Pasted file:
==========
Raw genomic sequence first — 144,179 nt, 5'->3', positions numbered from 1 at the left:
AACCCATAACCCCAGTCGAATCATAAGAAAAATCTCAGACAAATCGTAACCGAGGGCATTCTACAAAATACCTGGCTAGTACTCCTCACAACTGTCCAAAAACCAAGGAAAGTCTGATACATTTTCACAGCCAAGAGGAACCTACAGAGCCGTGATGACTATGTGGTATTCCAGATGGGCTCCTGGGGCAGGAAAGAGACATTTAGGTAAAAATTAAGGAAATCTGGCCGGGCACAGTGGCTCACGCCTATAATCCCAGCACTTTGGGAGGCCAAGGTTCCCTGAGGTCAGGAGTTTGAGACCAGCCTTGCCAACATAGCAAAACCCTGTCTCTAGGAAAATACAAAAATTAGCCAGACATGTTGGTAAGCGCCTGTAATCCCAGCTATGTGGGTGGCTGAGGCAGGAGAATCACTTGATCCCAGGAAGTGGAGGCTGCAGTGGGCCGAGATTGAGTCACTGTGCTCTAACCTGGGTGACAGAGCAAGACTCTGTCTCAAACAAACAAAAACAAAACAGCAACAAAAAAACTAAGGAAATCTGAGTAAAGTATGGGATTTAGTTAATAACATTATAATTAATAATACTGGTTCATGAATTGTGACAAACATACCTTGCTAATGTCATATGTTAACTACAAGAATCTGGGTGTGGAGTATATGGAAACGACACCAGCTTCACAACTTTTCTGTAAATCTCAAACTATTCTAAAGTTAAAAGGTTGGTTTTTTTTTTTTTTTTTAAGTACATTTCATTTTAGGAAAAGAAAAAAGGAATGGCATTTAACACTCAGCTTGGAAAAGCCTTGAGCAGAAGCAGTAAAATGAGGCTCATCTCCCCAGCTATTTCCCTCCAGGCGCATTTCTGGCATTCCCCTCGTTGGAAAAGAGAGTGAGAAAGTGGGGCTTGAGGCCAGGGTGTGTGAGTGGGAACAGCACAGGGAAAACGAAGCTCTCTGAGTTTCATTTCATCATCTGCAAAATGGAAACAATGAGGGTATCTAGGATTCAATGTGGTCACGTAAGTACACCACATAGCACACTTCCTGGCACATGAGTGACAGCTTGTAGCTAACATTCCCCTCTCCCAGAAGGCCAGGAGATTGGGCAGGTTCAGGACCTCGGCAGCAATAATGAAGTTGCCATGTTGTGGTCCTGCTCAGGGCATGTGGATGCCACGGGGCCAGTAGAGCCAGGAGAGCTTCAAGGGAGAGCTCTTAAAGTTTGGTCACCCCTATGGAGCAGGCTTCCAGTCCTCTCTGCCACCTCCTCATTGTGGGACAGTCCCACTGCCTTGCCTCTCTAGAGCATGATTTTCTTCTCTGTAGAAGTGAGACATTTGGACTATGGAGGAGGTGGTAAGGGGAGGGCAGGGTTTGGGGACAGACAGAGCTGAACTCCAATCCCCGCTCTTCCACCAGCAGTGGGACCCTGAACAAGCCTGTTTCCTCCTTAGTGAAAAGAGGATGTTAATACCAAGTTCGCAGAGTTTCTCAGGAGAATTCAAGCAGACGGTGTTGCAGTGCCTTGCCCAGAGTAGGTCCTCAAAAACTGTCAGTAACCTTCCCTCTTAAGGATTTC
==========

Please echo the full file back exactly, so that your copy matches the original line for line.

Raw genomic sequence first — 144,179 nt, 5'->3', positions numbered from 1 at the left:
AACCCATAACCCCAGTCGAATCATAAGAAAAATCTCAGACAAATCGTAACCGAGGGCATTCTACAAAATACCTGGCTAGTACTCCTCACAACTGTCCAAAAACCAAGGAAAGTCTGATACATTTTCACAGCCAAGAGGAACCTACAGAGCCGTGATGACTATGTGGTATTCCAGATGGGCTCCTGGGGCAGGAAAGAGACATTTAGGTAAAAATTAAGGAAATCTGGCCGGGCACAGTGGCTCACGCCTATAATCCCAGCACTTTGGGAGGCCAAGGTTCCCTGAGGTCAGGAGTTTGAGACCAGCCTTGCCAACATAGCAAAACCCTGTCTCTAGGAAAATACAAAAATTAGCCAGACATGTTGGTAAGCGCCTGTAATCCCAGCTATGTGGGTGGCTGAGGCAGGAGAATCACTTGATCCCAGGAAGTGGAGGCTGCAGTGGGCCGAGATTGAGTCACTGTGCTCTAACCTGGGTGACAGAGCAAGACTCTGTCTCAAACAAACAAAAACAAAACAGCAACAAAAAAACTAAGGAAATCTGAGTAAAGTATGGGATTTAGTTAATAACATTATAATTAATAATACTGGTTCATGAATTGTGACAAACATACCTTGCTAATGTCATATGTTAACTACAAGAATCTGGGTGTGGAGTATATGGAAACGACACCAGCTTCACAACTTTTCTGTAAATCTCAAACTATTCTAAAGTTAAAAGGTTGGTTTTTTTTTTTTTTTTTAAGTACATTTCATTTTAGGAAAAGAAAAAAGGAATGGCATTTAACACTCAGCTTGGAAAAGCCTTGAGCAGAAGCAGTAAAATGAGGCTCATCTCCCCAGCTATTTCCCTCCAGGCGCATTTCTGGCATTCCCCTCGTTGGAAAAGAGAGTGAGAAAGTGGGGCTTGAGGCCAGGGTGTGTGAGTGGGAACAGCACAGGGAAAACGAAGCTCTCTGAGTTTCATTTCATCATCTGCAAAATGGAAACAATGAGGGTATCTAGGATTCAATGTGGTCACGTAAGTACACCACATAGCACACTTCCTGGCACATGAGTGACAGCTTGTAGCTAACATTCCCCTCTCCCAGAAGGCCAGGAGATTGGGCAGGTTCAGGACCTCGGCAGCAATAATGAAGTTGCCATGTTGTGGTCCTGCTCAGGGCATGTGGATGCCACGGGGCCAGTAGAGCCAGGAGAGCTTCAAGGGAGAGCTCTTAAAGTTTGGTCACCCCTATGGAGCAGGCTTCCAGTCCTCTCTGCCACCTCCTCATTGTGGGACAGTCCCACTGCCTTGCCTCTCTAGAGCATGATTTTCTTCTCTGTAGAAGTGAGACATTTGGACTATGGAGGAGGTGGTAAGGGGAGGGCAGGGTTTGGGGACAGACAGAGCTGAACTCCAATCCCCGCTCTTCCACCAGCAGTGGGACCCTGAACAAGCCTGTTTCCTCCTTAGTGAAAAGAGGATGTTAATACCAAGTTCGCAGAGTTTCTCAGGAGAATTCAAGCAGACGGTGTTGCAGTGCCTTGCCCAGAGTAGGTCCTCAAAAACTGTCAGTAACCTTCCCTCTTAAGGATTTC